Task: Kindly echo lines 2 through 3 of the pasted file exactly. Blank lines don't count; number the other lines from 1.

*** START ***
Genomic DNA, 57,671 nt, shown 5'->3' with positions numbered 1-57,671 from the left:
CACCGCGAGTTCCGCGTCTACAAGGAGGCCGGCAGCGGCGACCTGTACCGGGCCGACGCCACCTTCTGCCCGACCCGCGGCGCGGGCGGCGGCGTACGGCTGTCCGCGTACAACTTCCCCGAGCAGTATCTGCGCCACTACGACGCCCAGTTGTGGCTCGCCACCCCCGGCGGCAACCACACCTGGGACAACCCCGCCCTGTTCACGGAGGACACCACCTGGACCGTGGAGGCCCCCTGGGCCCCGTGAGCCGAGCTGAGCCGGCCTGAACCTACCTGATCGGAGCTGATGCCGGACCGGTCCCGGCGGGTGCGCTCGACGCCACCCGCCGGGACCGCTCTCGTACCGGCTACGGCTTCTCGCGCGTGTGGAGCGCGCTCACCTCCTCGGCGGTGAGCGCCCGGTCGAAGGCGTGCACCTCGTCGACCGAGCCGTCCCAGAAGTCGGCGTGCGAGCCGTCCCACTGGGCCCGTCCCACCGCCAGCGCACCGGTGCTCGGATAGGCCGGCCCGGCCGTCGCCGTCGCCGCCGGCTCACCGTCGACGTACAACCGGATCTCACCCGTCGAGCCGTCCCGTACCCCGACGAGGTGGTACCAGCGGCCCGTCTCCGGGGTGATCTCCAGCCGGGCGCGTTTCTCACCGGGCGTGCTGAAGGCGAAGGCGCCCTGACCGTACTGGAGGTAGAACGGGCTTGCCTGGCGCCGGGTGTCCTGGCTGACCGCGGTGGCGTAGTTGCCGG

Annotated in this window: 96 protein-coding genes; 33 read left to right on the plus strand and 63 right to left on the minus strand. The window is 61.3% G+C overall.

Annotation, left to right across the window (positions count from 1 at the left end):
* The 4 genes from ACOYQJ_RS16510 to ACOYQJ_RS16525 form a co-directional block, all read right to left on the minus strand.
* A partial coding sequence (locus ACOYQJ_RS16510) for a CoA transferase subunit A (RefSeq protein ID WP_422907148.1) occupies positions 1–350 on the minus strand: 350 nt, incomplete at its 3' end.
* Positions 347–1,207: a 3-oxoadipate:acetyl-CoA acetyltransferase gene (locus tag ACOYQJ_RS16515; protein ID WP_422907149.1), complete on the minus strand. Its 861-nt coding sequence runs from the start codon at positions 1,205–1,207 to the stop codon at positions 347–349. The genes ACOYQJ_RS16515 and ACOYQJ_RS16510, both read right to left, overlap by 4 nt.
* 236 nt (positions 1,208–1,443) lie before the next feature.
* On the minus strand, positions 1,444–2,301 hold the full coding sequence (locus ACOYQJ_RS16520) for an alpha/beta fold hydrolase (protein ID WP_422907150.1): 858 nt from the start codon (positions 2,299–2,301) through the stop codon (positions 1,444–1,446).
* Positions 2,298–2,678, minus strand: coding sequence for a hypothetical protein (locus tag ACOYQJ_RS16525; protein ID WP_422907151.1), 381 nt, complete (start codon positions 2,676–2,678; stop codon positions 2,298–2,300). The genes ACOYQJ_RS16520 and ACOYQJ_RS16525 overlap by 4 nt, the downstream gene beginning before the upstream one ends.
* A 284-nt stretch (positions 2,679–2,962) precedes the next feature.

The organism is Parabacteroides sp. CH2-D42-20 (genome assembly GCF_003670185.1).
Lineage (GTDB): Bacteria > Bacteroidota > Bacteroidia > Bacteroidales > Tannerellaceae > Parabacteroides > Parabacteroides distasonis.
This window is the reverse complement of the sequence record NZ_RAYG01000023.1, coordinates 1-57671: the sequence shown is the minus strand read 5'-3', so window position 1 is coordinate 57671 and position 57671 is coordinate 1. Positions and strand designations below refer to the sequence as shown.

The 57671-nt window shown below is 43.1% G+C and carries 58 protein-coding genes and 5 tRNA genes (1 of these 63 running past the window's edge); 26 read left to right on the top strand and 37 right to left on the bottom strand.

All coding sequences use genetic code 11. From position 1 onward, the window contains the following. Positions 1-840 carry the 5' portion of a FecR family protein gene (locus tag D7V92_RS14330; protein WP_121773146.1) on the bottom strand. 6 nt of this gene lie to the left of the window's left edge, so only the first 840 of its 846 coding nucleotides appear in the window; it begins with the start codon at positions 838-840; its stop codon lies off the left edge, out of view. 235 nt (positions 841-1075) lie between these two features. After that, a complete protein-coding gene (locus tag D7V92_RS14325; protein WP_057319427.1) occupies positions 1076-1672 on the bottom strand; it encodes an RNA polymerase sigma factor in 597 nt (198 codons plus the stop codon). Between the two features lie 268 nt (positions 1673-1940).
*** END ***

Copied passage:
CACCGCGAGTTCCGCGTCTACAAGGAGGCCGGCAGCGGCGACCTGTACCGGGCCGACGCCACCTTCTGCCCGACCCGCGGCGCGGGCGGCGGCGTACGGCTGTCCGCGTACAACTTCCCCGAGCAGTATCTGCGCCACTACGACGCCCAGTTGTGGCTCGCCACCCCCGGCGGCAACCACACCTGGGACAACCCCGCCCTGTTCACGGAGGACACCACCTGGACCGTGGAGGCCCCCTGGGCCCCGTGAGCCGAGCTGAGCCGGCCTGAACCTACCTGATCGGAGCTGATGCCGGACCGGTCCCGGCGGGTGCGCTCGACGCCACCCGCCGGGACCGCTCTCGTACCGGCTACGGCTTCTCGCGCGTGTGGAGCGCGCTCACCTCCTCGGCGGTGAGCGCCCGGTCGAAGGCGTGCACCTCGTCGACCGAGCCGTCCCAGAAGTCGGCGTGCGAGCCGTCCCACTGGGCCCGTCCCACCGCCAGCGCACCGGTGCTCGGATAGGCCGGCCCGGCCGTCGCCGTCGCCGCCGGCTCACCGTCGACGTACAACCGGATCTCACCCGTCGAGCCGTCCCGTACCCCGACGAGGTGGTACCAGCGGCCCGTCTCCGGGGTGATCTCCAGCCGGGCGCGTTTCTCACCGGGCGTGCTGAAGGCGAAGGCGCCCTGACCGTACTGGAGGTAGAACGGGCTTGCCTGGCGCCGGGTGTCCTGGCTGACCGCGGTGGCGTAGTTGCCGG

Annotated in this window: 96 protein-coding genes; 33 read left to right on the plus strand and 63 right to left on the minus strand. The window is 61.3% G+C overall.